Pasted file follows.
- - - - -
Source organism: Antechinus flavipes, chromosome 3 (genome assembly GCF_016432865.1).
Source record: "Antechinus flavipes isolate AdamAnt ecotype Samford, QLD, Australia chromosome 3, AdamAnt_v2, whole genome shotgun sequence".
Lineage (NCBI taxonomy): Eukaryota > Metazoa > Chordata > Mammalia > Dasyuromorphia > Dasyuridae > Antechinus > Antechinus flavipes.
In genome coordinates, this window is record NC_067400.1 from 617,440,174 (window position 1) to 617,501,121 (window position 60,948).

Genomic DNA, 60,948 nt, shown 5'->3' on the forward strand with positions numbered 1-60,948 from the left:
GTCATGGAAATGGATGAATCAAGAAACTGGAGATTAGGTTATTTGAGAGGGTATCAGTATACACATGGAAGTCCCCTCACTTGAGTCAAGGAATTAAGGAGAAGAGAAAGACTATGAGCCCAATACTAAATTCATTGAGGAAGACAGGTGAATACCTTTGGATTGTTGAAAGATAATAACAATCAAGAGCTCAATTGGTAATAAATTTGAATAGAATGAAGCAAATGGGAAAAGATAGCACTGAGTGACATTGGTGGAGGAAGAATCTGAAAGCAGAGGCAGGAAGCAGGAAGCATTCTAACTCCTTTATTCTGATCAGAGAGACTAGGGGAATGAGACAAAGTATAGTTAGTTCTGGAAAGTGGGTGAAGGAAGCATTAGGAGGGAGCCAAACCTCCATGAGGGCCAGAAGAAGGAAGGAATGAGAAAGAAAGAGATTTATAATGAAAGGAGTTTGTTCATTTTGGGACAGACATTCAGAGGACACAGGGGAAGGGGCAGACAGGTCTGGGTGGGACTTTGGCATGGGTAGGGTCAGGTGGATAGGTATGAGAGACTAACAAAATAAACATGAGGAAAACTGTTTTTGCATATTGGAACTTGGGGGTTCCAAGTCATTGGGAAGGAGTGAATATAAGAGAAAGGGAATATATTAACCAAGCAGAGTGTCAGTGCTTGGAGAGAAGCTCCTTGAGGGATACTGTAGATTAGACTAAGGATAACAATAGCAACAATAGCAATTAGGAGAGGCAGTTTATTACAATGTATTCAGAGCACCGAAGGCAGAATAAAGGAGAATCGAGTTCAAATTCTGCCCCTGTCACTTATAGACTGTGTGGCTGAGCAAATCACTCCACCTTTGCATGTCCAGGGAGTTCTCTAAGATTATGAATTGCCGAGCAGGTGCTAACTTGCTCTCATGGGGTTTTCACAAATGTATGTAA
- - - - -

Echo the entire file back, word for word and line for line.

Source organism: Antechinus flavipes, chromosome 3 (genome assembly GCF_016432865.1).
Source record: "Antechinus flavipes isolate AdamAnt ecotype Samford, QLD, Australia chromosome 3, AdamAnt_v2, whole genome shotgun sequence".
Lineage (NCBI taxonomy): Eukaryota > Metazoa > Chordata > Mammalia > Dasyuromorphia > Dasyuridae > Antechinus > Antechinus flavipes.
In genome coordinates, this window is record NC_067400.1 from 617,440,174 (window position 1) to 617,501,121 (window position 60,948).

Genomic DNA, 60,948 nt, shown 5'->3' on the forward strand with positions numbered 1-60,948 from the left:
GTCATGGAAATGGATGAATCAAGAAACTGGAGATTAGGTTATTTGAGAGGGTATCAGTATACACATGGAAGTCCCCTCACTTGAGTCAAGGAATTAAGGAGAAGAGAAAGACTATGAGCCCAATACTAAATTCATTGAGGAAGACAGGTGAATACCTTTGGATTGTTGAAAGATAATAACAATCAAGAGCTCAATTGGTAATAAATTTGAATAGAATGAAGCAAATGGGAAAAGATAGCACTGAGTGACATTGGTGGAGGAAGAATCTGAAAGCAGAGGCAGGAAGCAGGAAGCATTCTAACTCCTTTATTCTGATCAGAGAGACTAGGGGAATGAGACAAAGTATAGTTAGTTCTGGAAAGTGGGTGAAGGAAGCATTAGGAGGGAGCCAAACCTCCATGAGGGCCAGAAGAAGGAAGGAATGAGAAAGAAAGAGATTTATAATGAAAGGAGTTTGTTCATTTTGGGACAGACATTCAGAGGACACAGGGGAAGGGGCAGACAGGTCTGGGTGGGACTTTGGCATGGGTAGGGTCAGGTGGATAGGTATGAGAGACTAACAAAATAAACATGAGGAAAACTGTTTTTGCATATTGGAACTTGGGGGTTCCAAGTCATTGGGAAGGAGTGAATATAAGAGAAAGGGAATATATTAACCAAGCAGAGTGTCAGTGCTTGGAGAGAAGCTCCTTGAGGGATACTGTAGATTAGACTAAGGATAACAATAGCAACAATAGCAATTAGGAGAGGCAGTTTATTACAATGTATTCAGAGCACCGAAGGCAGAATAAAGGAGAATCGAGTTCAAATTCTGCCCCTGTCACTTATAGACTGTGTGGCTGAGCAAATCACTCCACCTTTGCATGTCCAGGGAGTTCTCTAAGATTATGAATTGCCGAGCAGGTGCTAACTTGCTCTCATGGGGTTTTCACAAATGTATGTAA